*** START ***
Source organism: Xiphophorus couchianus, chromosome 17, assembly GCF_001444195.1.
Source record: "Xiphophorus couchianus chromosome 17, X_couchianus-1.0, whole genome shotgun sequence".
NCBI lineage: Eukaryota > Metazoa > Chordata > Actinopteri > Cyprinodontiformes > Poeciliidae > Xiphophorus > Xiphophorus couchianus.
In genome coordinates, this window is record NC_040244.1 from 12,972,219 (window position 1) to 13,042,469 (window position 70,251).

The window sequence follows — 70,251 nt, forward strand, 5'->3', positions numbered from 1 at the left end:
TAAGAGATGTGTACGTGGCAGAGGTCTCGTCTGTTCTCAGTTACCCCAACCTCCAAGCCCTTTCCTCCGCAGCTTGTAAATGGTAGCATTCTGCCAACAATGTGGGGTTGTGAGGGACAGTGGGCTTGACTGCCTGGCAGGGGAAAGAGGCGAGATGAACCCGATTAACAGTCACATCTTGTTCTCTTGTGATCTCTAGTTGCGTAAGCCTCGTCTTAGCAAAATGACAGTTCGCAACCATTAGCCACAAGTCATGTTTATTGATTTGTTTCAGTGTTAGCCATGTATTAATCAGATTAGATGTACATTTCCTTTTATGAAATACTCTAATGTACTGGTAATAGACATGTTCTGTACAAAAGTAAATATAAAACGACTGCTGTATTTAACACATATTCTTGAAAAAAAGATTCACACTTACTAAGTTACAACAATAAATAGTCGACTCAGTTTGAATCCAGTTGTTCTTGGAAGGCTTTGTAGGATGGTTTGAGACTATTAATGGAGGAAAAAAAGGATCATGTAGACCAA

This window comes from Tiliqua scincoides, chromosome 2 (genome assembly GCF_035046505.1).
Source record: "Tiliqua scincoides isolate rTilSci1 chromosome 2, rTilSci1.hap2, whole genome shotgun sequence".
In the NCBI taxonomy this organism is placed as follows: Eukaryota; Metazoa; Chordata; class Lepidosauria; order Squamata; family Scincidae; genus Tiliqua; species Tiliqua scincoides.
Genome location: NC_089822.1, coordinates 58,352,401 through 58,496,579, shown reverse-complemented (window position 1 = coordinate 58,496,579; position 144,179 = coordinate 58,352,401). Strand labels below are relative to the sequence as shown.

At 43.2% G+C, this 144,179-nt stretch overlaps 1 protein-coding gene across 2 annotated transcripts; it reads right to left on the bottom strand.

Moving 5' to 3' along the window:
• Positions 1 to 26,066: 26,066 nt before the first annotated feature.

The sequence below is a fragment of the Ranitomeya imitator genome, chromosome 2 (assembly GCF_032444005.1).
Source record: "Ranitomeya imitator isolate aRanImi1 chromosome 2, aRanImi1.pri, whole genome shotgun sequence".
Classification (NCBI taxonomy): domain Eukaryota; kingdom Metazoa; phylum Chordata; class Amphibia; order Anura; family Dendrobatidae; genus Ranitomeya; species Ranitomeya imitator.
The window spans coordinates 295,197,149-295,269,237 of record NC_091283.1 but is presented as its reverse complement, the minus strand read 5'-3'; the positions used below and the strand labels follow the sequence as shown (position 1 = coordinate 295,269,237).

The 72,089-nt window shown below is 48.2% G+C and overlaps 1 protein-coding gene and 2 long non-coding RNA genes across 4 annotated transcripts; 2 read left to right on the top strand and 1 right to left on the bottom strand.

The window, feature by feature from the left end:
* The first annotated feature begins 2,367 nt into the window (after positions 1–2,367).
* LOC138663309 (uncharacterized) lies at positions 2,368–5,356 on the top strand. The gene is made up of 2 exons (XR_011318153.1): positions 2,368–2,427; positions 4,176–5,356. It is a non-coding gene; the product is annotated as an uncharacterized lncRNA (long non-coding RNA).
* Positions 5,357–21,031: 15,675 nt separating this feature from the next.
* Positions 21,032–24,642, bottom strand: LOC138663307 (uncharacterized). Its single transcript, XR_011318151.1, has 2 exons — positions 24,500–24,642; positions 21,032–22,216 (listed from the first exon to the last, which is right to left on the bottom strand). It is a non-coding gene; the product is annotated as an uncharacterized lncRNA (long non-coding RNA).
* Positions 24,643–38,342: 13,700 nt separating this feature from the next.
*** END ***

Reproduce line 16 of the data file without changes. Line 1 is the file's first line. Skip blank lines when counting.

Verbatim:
Classification (NCBI taxonomy): domain Eukaryota; kingdom Metazoa; phylum Chordata; class Amphibia; order Anura; family Dendrobatidae; genus Ranitomeya; species Ranitomeya imitator.